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Chances of Finding Young, Earth-Like Planets Higher Than Previously Thought, Scientists Say

A team of university researchers has found that the probability of scientists discovering Earth-like planets within their early stages of formation is actually higher than previously presumed.

New research published in The Astrophysical Journal from scientists at the UK’s University of Sheffield noted that there are many more stars in space that are comparable to our solar system’s sun than expected in the groups of Milky Way stars the study examined, according to the school’s June 5 news release on the matter.

As a result, there is a higher chance of finding “magma ocean planets” - or Earth-like planets still in their early stages of being formed from the collisions of rocks and smaller planets - than previously assumed.

“These magma ocean planets are easier to detect near stars like the sun, which are twice as heavy as the average mass star. These planets emit so much heat that we will be able to observe the glow from them using the next generation of infra-red telescopes,” noted Dr. Richard Parker of the University of Sheffield’s Department of Physics and Astronomy, who led the study.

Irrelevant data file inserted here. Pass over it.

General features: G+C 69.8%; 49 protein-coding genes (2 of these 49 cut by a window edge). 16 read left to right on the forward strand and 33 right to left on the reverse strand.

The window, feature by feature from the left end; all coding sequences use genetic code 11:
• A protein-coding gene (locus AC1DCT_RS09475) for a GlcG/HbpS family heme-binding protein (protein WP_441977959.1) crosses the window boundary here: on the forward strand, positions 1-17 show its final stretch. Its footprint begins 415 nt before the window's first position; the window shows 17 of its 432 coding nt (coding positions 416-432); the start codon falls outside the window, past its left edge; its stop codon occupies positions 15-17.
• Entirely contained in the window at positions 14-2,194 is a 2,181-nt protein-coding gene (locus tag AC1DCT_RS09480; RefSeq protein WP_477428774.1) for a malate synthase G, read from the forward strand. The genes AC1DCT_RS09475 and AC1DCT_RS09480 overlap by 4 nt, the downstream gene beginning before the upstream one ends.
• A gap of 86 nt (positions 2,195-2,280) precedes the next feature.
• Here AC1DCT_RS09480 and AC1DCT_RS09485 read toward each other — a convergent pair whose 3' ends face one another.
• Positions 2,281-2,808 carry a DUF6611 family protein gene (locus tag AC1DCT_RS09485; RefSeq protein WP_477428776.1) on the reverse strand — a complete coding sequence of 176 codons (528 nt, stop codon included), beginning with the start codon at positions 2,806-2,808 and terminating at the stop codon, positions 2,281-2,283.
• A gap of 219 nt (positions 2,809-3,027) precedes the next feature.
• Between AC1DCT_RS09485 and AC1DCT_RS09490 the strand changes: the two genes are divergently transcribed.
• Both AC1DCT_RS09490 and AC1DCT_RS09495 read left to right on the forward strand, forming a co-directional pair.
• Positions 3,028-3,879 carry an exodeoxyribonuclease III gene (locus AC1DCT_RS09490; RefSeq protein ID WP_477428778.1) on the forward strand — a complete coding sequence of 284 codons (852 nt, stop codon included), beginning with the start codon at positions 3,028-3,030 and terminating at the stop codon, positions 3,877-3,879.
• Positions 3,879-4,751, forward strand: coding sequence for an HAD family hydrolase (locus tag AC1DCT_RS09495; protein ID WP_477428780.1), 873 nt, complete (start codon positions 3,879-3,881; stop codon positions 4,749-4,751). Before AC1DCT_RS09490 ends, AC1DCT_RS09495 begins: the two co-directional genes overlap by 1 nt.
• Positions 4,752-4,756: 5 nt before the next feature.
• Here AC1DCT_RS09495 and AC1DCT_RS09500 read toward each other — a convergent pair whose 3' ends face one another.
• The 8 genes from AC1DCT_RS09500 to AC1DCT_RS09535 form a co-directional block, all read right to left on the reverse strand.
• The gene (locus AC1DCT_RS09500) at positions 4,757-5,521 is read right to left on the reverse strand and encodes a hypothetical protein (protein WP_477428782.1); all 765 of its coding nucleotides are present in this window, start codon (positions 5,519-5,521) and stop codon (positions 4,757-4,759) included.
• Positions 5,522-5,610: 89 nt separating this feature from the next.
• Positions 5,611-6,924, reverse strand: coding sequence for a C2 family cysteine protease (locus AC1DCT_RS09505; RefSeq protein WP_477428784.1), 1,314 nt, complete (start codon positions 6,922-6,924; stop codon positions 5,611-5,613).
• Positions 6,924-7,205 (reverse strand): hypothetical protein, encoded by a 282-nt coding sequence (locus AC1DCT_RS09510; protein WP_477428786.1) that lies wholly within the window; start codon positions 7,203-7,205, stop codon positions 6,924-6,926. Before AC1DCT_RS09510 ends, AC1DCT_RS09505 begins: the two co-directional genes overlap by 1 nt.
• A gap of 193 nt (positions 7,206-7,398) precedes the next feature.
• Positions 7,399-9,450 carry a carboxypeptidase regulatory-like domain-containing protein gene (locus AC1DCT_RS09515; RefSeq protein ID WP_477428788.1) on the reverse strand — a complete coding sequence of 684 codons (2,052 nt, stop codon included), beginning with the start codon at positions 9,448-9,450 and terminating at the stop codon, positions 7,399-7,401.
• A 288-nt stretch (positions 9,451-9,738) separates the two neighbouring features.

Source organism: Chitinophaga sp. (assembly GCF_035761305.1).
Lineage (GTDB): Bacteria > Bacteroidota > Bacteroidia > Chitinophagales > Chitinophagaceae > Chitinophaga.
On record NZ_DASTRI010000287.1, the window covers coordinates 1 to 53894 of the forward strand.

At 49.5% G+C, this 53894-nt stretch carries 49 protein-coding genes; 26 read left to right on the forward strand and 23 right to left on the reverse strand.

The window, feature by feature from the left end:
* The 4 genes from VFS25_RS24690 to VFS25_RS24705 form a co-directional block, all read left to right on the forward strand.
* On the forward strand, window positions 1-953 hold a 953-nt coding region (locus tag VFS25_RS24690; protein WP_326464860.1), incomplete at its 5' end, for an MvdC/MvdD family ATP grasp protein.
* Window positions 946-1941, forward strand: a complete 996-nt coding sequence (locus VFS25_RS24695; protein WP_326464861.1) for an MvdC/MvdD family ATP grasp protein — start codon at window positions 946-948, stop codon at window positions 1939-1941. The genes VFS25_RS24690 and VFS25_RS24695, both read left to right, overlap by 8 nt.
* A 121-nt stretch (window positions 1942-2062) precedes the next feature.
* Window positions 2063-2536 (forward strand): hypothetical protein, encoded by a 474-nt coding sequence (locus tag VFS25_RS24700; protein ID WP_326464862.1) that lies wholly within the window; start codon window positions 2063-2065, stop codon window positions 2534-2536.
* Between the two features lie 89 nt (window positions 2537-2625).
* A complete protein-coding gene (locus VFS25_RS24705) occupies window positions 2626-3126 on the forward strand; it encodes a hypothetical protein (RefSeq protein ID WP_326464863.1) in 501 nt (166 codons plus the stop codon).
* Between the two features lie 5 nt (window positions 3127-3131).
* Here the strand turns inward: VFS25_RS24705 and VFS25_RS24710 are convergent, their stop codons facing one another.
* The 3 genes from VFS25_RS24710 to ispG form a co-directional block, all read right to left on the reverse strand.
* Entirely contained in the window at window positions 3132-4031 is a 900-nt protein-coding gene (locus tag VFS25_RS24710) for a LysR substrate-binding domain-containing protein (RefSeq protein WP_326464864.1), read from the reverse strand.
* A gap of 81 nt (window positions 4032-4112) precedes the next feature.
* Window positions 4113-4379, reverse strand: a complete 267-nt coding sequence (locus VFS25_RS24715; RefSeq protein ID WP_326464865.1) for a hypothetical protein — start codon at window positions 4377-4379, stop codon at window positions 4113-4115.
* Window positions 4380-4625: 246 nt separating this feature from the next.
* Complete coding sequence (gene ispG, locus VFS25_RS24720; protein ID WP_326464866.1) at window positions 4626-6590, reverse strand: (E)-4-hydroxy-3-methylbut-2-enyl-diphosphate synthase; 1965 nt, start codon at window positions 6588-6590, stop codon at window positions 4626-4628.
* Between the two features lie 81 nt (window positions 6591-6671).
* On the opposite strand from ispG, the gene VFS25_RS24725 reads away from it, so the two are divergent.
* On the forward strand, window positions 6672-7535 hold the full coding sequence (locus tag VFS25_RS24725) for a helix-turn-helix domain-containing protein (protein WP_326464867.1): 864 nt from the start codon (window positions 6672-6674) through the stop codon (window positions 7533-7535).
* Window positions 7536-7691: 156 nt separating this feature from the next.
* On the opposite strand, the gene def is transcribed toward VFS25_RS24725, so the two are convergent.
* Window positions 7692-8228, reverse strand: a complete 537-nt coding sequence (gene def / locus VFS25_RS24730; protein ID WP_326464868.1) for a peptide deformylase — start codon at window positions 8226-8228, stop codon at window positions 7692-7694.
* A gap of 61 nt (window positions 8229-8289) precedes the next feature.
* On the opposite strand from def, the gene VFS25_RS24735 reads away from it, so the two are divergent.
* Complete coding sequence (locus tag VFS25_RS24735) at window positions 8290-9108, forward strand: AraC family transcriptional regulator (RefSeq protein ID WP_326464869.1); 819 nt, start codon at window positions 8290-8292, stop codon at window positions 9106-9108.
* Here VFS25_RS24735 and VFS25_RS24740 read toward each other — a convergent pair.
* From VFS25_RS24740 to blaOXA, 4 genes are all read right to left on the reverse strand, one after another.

The school’s release highlighted that other researchers involved in the study were undergraduate students given the opportunity to apply skills previously learned in relevant courses.

“The locations where we would find these planets are so-called ‘young moving groups' which are groups of young stars that are less than 100 million years old - which is young for a star,” the professor added.

“However, they typically only contain a few tens of stars each, and previously it was difficult to determine whether we had found all of the stars in each group, because they blend into the background of the Milky Way galaxy.”

Parker noted that previous observations from the Gaia space telescope assisted researchers in finding additional stars belonging to the aforementioned groups.

The research team now plans to use computer simulations to help explain the origin of the young moving groups of stars.

“Being involved in this project was one of the highlights of our university experience, and it was a great opportunity to work on an area of astronomy outside the typical course structure,” undergraduate students Amy Bottrill, Molly Haigh, Madeleine Hole and Sarah Theakston, of the University of Sheffield’s Department of Physics and Astronomy, said in a joint statement.

“It was rewarding to see a physical application of the computer coding we learnt in our degree by sampling the initial mass distribution of stars and how this can relate to the future of exoplanet detection.”

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